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    Opinion: It’s time to rethink how we manage, pay for care for the sickest 10%


    Health insurance has served different purposes over the years. Congress established the U.S. Marine Hospital in 1798 as a way to care for U.S. seamen, who were required to contribute a portion of their wages in return for access to services. However, most health insurance policies developed over the next century were designed to protect against income loss due to accidents rather than covering medical services.

    It wasn’t until near the end of the 19th century that companies from selected industries began providing coverage for medical services.

    In the early part of the 20th century, progressive social reformers began advocating for a compulsory health insurance system. Reformers wanted to redistribute sick peoples’ medical costs and wage losses among the rest of society through social insurance. 

    Until the 1950s, most health insurance plans were mini-med plans, by today’s standards. Benefits were limited to specific circumstances, such as a specific number of days, hospital stays or episodes of care, etc.

    Major medical plans were later introduced to supplement basic medical expenses and protect against extended illness or injuries.

    Health insurance got a significant boost in the 1960s with the introduction of Medicare and Medicaid. Employer coverage also increased due to the tax exclusion conferred by Congress in the early 1950s.

    Is it time to rethink the system?

    It has been illegal for decades to vary employee contributions based on health status in group coverage. In 2010 the Affordable Care Act (ACA) also banned underwriting—basing premiums on individual health status—in the individual market and discriminating against enrollees with pre-existing conditions. The ACA also did away with annual and lifetime limits on benefits. All health plans became an all-you-can-eat buffet.

    As the benefits covered by health insurance grew more comprehensive, premiums rose. The average employer-sponsored health plan now costs $6,435 per individual and $18,142 for a family plan, according to the Kaiser Family Foundation. To slow the rise in premiums, cost-sharing has also increased over the past few years. From 2006 until 2015, average deductibles for employee coverage increased from $303 to $1,088.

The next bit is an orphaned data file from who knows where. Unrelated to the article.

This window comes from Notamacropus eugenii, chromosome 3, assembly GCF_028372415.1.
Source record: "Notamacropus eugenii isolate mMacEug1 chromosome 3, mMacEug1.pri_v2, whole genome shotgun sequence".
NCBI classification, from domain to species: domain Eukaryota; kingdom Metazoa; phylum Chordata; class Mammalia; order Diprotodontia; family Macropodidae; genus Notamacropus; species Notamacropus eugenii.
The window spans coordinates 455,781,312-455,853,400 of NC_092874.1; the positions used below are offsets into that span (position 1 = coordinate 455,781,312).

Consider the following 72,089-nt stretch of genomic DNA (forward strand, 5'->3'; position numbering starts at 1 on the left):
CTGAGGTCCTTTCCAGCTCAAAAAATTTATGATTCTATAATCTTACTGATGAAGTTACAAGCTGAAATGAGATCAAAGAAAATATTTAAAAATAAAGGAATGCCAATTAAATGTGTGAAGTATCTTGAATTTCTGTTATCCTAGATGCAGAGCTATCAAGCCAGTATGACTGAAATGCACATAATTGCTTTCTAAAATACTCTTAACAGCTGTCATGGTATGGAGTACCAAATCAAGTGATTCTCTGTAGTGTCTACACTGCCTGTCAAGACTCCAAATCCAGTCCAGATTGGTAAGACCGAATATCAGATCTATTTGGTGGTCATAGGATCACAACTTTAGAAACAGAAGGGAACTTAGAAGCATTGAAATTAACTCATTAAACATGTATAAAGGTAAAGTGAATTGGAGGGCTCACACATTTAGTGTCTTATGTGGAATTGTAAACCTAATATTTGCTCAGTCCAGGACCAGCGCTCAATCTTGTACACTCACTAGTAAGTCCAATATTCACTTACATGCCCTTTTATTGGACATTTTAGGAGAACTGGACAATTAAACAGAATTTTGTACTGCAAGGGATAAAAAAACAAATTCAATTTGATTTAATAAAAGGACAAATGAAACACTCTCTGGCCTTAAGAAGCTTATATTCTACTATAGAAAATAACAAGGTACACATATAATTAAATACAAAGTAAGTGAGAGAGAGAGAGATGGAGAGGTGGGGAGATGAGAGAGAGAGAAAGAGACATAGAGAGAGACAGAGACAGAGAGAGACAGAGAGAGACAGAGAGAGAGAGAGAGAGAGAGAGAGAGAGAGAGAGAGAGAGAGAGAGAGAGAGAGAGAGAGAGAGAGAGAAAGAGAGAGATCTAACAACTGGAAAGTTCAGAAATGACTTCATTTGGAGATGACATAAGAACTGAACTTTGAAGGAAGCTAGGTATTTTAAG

About half of all workers now face deductibles of $1,000 or more. Ten years ago, only about 4% of those with employer coverage had high-deductible health plans; that figure is nearing one-third today (29%). Deductibles of $3,000, $4,000, $5,000 or higher are not uncommon in the individual market.

    Americans are increasingly enrolling in health plans that reimburse none of their medical bills, but are costly nonetheless. Many day-to-day medical care costs are paid entirely out-of-pocket. Indeed, about half the U.S. population incurs little—if any—medical expenses in a given year, according to an Agency for Healthcare Research and Quality report. Half the U.S. population accounted for less than 3% of health expenditures in 2012. The healthiest 80% of Americans only consumed 20% of healthcare dollars.

    Health insurance makes it easier to finance costly medical interventions. Having a reliable funding source also stimulates the development of medical technology. As technology increases, so does the cost of care.

    Premiums continue to rise, but cover less and less daily medical needs. Will this ultimately fray the social safety net that policymakers want health insurance to create? Will a point ever come when Americans say, “Ration care for the sickest 1%, they’re probably going to die anyway?”

    Denying care in this way would save nearly one-quarter of health expenditures. Denying care to the sickest 5% of Americans would cut the nation’s healthcare tab in half. Rationing care to the sickest 10% would cut the cost of healthcare by two-thirds.

    Of course, the caveat: We do not always know who the sickest 1%, 5% or even 10% are going to be in any given year. They may be different individuals from one year to the next. However, one thing is clear: We need to better manage their care.

    Devon Herrick, PhD, is a health economist and senior fellow at the National Center for Policy Analysis.

    Devon Herrick, PhD
    Devon Herrick, PhD is a health economist and senior fellow at the National Center for Policy Analysis.

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